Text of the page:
Next week, millions of high school sophomores and juniors across the United States will sit down for the Preliminary SAT, also known as the National Merit Scholarship Qualifying Test (or the PSAT, for short). For students, the PSAT is often the first in the long stretch of standardized tests that culminate in college entrance exams. But is it worth it? And how can students get ready between now and the October 14 test date? Here’s a look at some of the most common student and parent questions we’ve heard about the test.
Who should take the PSAT?
While the PSAT isn’t a required college entrance test, we’d recommend that all students planning on pursuing postsecondary education take it during their junior year. PSAT test day is a valuable experience -- students get to see what the standardized-test process is like, without worrying about the high stakes of an SAT or ACT exam. (A low score on the PSAT will not hurt students’ admission chances; a high score can turn into a host of benefits that we’ll outline below.)
For high school juniors, the PSAT provides a great chance to ease into the routine of tests. The test is also open to sophomores -- and recommended for those who are high academic achievers. It’s a rare opportunity for 10th graders to take a low-priced, realistic practice test, and they can (and should!) retake the test as juniors, too.
What’s the benefit to taking the PSAT?
The PSAT isn’t just a practice test. Students’ scores can turn into real money for college, thanks to the exam’s dual role as the National Merit Scholarship Qualifying Test. National Merit provides more than $40 million in scholarships each year, and the PSAT is the only way students can enter the competition. It’s a tough field -- last year, around 15,000 of the 1.5 million test-takers were named finalists -- but National Merit Scholarships range from one-time $2,500 awards all the way up to college- or corporate-sponsored full-tuition scholarships.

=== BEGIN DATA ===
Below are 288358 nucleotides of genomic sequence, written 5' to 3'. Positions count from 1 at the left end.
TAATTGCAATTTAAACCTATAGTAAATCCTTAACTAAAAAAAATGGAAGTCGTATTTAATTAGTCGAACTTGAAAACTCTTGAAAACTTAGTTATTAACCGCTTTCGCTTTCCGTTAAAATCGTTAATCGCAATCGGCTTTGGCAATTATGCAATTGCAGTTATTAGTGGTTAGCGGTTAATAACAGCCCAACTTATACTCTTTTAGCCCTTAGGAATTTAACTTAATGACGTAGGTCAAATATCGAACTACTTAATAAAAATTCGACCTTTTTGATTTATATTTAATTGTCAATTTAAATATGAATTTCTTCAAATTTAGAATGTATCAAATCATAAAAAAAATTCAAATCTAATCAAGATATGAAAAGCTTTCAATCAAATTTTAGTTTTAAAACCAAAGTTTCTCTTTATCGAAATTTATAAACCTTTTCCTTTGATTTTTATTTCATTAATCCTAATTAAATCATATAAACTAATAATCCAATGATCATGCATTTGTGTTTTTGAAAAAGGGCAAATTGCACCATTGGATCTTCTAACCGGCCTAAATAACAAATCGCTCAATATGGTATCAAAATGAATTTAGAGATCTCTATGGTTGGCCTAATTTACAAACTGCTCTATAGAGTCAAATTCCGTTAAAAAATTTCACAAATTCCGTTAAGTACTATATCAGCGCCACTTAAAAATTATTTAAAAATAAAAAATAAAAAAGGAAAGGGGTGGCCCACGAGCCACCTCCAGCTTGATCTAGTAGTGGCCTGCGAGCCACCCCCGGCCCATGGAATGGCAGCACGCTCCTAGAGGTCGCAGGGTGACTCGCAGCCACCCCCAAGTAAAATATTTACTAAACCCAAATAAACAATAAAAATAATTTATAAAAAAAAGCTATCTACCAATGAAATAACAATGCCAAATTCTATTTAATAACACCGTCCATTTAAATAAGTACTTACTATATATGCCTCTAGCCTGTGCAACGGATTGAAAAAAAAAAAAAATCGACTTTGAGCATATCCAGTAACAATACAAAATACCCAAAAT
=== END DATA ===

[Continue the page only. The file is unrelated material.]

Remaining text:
Once a student takes the PSAT, they don’t have to do anything else to enter the competition -- they’ll be notified if their scores are good enough to make the National Merit cut. But families should take note of two things. One: finalists need to let National Merit know their “first-choice” college, in order to be considered for college-sponsored awards. And, two, only high school juniors will have their scores entered. Except in a few special cases, if a student takes the test as a sophomore, he or she must take it again as a junior for National Merit consideration.
If your student doesn’t qualify as a National Merit finalist, don’t worry: there are other benefits to the PSAT. Some of them are monetary: the College Board has partnered with five national foundations to provide an additional $180 million in scholarships to low-income and underrepresented minority students who do well on the test.
Others help with test preparedness: Khan Academy and College Board have developed a free SAT practice tool, and students can upload their PSAT results in order to get personalized study guides and recommendations. With the SAT undergoing some major changes in 2016, this customized test prep is even more important than usual.
How has the test changed this year?
As the precursor to the SAT, this year’s modifications to the PSAT will provide an early look at how that test will change starting in March. According to this overview from Money Magazine, “The version given in October will focus on evidence-based reading and deciphering words in context, instead of obscure vocabulary words. Math portions will focus on fewer topics, but ones that were deemed the most important, such as ratios, portions, and linear algebra equations.” Students can expect to see similar shifts in focus when they get around to the SAT, making the 2015 PSAT especially valuable.
One other major change is more practical: instead of offering a Saturday test option, the College Board is only offering the PSAT on two Wednesdays this year. The preferred test date is October 14, with October 28 as an alternate date. This change ensures that students who want to take the test won’t run into conflicts with travel or weekend plans.
Where do we sign up?
While SAT registration is individual, PSAT registration is done through your student’s school. By now, they’ve likely gotten information from their guidance or testing office; if not, they’ll need to figure out the logistics within the next few days by talking to a counselor or administrator. (Some states and school districts pay or waive the $15 PSAT fee.) In the meantime, students can check out some online and paper-and-pencil practice questions, so they can be as prepared as possible on Wednesday!